At least 44 people were killed when the reservoir on the farm, which grew roses for export to Europe, burst its banks on Wednesday night after heavy rains. Another 40 people have been reported missing.
The public prosecutor's office said on Twitter the police chief had been ordered "to carry out thorough investigations to establish cause and culpability if any" behind the disaster and file a report within two weeks.
The Daily Nation newspaper quoted government officials as saying the dam and others on the 3,500-acre Solai farm, 190 km (120 miles) northwest of Nairobi, had not been cleared by government engineers.
Villagers had also complained when the dams were built, accusing the farm-owner of depriving them of access to river water, the paper reported.
Vinoj Kumar, general manager of the farm, blamed the dam wall collapse on torrential rain in a forest above the dam and denied that it was defective or had not received the necessary approvals.
"How can they say it is illegal?" he told Reuters. "It was not built today or yesterday. It was built 20 years back."
As muddy brown water coursed through the dirt road running through the village of Solai, police at a checkpoint waved through lorries filled with sacks of rice brought by the Kenyan Red Cross.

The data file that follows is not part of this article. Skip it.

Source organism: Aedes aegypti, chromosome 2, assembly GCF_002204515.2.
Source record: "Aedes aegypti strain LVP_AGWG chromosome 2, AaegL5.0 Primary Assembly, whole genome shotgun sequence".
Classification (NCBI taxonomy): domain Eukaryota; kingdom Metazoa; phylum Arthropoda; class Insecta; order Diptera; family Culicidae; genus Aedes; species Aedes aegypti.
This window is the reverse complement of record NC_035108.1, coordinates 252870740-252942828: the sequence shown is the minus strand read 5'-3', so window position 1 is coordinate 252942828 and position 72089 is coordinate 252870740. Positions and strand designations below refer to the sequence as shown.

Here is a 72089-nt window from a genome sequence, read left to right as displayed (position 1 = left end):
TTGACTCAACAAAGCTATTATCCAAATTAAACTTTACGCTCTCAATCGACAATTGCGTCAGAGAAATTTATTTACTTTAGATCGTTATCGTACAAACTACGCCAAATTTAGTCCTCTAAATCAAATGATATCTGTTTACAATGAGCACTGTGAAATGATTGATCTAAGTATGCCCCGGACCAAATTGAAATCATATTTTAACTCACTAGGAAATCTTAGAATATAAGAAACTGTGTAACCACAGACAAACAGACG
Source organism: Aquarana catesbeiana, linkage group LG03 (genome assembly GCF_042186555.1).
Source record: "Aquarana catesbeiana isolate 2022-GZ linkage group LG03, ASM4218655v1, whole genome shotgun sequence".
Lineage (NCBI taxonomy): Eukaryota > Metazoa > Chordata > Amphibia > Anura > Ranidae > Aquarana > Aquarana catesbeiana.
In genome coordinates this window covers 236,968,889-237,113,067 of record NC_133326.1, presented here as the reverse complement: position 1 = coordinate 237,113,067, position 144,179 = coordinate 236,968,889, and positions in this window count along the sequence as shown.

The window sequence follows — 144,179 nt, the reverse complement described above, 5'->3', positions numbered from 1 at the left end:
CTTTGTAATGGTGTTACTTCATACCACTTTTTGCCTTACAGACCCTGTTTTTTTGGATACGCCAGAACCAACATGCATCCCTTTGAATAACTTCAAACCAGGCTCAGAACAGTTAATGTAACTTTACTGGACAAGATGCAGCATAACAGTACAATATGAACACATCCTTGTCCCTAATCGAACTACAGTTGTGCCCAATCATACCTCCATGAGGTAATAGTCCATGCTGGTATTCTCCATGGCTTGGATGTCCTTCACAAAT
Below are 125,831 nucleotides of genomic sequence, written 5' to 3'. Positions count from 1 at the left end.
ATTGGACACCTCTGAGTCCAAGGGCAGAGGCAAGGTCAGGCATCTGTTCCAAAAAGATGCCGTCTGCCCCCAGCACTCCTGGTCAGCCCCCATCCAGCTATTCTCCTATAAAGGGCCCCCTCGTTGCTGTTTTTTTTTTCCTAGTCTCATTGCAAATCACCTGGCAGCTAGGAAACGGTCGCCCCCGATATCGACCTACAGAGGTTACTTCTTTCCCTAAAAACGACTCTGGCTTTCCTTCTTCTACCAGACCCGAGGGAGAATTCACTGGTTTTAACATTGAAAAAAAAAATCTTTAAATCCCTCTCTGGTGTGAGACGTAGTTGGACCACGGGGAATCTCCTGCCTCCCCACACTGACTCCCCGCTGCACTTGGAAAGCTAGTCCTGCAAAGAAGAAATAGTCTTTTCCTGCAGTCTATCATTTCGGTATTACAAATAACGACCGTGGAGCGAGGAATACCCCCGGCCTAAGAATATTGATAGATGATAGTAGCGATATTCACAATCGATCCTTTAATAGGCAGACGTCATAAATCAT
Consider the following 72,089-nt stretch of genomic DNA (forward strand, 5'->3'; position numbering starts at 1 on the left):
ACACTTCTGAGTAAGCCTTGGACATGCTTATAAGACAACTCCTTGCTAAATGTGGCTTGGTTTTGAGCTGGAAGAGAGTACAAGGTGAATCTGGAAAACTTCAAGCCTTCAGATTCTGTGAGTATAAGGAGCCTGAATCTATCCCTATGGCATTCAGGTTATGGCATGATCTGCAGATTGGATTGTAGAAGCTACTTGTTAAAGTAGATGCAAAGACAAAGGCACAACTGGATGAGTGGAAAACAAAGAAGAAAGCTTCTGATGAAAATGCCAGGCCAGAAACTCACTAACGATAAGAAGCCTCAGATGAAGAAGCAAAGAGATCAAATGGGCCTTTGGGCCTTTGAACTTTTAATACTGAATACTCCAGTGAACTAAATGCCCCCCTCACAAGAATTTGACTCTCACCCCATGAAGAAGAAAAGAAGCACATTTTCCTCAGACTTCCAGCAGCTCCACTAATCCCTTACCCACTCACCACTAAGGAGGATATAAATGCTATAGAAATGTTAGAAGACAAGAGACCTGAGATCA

At the village health centre, distraught doctor Veronica Achoka recounted the "untold suffering" of the community since Wednesday night when the dam burst.
At the hospital in the nearby town of Bahati, dozens were being treated with injuries ranging from fractures to internal bleeding, she said.
Government engineers drained water from a second dam to prevent another collapse.
Kenya's cut-flower sector, in the fertile Rift Valley, has grown dramatically in the last decade to become one of the biggest foreign exchange earners in East Africa's largest economy and a major source of employment.
After a severe drought last year, East Africa has been hit by two months of heavy rain that has affected nearly a million people in Kenya, Somalia, Ethiopia and Uganda. Bridges have been swept away and roads turned into rivers of mud.
More than 150 people have been killed and 300,000 displaced in Kenya, where roads, bridges and crops have been swept away, causing millions of dollars of damage.
"We all breathed a sigh of relief when the rainy season started strong in early March," said Lane Bunkers of Catholic Relief Services in Kenya.
"But now - two months later - we are seeing the consequences of the drought-ravaged land's inability to absorb all the rain due to its degraded state."
(Except for the headline, this story has not been edited by NDTV staff and is published from a syndicated feed.)
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